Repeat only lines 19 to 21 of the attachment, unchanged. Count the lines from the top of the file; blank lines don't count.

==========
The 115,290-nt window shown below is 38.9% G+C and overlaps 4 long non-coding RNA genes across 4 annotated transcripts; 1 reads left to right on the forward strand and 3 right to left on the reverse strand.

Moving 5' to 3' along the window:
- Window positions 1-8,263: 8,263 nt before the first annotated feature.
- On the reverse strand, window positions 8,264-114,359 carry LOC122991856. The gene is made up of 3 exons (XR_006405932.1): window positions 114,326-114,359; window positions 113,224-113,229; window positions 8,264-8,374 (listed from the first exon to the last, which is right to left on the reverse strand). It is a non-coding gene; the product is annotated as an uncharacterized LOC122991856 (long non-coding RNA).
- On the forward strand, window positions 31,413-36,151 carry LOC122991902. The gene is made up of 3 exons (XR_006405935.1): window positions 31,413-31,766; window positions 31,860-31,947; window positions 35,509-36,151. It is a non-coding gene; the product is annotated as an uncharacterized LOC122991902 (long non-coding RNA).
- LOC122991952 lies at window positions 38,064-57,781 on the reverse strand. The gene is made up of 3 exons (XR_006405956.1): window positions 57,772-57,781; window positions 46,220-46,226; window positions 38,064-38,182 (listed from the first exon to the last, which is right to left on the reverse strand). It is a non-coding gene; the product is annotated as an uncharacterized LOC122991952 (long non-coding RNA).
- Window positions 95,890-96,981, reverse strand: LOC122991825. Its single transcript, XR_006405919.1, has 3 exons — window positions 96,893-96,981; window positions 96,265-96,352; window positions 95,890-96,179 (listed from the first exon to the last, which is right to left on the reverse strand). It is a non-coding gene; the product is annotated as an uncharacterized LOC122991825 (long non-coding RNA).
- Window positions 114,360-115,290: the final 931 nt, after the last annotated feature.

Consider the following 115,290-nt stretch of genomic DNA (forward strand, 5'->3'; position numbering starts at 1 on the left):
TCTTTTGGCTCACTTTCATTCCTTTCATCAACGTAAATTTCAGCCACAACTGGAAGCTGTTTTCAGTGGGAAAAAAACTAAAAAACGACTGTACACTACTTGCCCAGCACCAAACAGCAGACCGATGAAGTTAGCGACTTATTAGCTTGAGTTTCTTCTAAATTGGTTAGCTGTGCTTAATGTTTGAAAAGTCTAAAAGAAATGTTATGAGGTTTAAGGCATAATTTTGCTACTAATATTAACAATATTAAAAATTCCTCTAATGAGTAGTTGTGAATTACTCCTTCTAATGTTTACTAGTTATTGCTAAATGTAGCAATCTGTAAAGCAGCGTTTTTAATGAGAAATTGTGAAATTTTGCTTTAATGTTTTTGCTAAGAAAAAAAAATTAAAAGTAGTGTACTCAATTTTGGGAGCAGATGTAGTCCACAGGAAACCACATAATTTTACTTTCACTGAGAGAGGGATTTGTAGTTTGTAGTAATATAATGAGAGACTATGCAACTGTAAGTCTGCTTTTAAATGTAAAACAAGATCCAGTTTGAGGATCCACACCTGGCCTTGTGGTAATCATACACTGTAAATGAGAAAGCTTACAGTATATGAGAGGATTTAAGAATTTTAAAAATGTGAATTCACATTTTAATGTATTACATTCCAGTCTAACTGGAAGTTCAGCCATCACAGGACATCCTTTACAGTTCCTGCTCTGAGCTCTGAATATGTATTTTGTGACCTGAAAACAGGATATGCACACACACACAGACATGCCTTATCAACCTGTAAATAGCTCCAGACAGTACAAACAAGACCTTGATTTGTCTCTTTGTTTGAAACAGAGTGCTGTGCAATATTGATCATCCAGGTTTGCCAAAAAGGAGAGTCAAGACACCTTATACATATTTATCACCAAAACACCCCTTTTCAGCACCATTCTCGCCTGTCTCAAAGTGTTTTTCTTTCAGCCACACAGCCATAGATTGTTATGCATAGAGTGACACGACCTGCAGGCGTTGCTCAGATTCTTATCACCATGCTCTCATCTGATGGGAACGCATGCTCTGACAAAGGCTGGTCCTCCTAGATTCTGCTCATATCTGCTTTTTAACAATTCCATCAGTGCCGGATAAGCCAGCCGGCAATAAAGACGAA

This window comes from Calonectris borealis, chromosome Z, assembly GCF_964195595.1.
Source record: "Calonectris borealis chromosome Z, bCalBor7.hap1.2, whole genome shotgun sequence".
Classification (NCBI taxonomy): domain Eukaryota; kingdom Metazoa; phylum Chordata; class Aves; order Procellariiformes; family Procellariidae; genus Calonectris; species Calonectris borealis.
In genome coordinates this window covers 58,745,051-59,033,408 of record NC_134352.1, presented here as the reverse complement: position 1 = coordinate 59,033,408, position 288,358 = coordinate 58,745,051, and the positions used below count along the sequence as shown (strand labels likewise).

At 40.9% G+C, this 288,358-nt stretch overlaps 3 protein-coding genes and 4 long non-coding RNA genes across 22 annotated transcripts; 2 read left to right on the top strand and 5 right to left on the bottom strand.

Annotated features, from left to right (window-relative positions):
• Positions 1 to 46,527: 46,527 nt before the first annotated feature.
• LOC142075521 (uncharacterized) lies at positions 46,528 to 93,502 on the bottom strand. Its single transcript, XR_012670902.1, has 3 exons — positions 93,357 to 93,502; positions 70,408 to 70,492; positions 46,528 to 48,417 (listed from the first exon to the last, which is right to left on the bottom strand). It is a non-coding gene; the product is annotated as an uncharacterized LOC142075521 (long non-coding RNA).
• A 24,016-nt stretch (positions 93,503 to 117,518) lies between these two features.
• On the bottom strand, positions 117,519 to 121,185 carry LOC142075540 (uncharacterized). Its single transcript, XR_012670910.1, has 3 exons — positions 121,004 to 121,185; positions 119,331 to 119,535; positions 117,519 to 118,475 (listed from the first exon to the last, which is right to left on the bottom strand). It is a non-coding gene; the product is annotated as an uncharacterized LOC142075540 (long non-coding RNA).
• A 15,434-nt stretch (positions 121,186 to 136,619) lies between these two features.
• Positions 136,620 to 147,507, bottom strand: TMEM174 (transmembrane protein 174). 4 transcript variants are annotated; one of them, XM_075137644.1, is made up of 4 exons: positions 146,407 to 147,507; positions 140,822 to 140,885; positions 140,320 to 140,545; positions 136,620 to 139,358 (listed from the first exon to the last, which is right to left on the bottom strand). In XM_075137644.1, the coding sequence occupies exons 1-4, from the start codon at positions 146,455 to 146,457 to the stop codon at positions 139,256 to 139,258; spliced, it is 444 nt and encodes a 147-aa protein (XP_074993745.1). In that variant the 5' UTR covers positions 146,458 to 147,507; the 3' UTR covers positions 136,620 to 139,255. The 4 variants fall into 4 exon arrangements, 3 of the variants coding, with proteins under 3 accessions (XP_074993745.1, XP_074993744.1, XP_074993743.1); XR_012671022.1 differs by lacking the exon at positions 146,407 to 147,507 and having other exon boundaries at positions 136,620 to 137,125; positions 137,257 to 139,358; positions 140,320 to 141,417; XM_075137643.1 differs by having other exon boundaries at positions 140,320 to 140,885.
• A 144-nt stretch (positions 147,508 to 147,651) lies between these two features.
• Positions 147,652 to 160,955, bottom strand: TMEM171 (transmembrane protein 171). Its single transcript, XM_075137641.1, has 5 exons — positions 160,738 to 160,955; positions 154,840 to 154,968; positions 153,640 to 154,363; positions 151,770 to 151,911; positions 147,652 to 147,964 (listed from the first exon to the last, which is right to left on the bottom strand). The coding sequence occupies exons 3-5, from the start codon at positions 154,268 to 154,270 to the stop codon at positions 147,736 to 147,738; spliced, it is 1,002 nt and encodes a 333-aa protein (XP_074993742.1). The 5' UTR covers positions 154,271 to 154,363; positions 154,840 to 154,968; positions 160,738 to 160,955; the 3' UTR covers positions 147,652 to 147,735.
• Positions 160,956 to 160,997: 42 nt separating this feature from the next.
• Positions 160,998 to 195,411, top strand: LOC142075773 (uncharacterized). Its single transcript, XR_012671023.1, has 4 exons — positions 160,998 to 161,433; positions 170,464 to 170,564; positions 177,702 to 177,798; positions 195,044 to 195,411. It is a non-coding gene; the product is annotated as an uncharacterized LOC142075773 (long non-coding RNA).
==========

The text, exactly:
• A 24,016-nt stretch (positions 93,503 to 117,518) lies between these two features.
• On the bottom strand, positions 117,519 to 121,185 carry LOC142075540 (uncharacterized). Its single transcript, XR_012670910.1, has 3 exons — positions 121,004 to 121,185; positions 119,331 to 119,535; positions 117,519 to 118,475 (listed from the first exon to the last, which is right to left on the bottom strand). It is a non-coding gene; the product is annotated as an uncharacterized LOC142075540 (long non-coding RNA).
• A 15,434-nt stretch (positions 121,186 to 136,619) lies between these two features.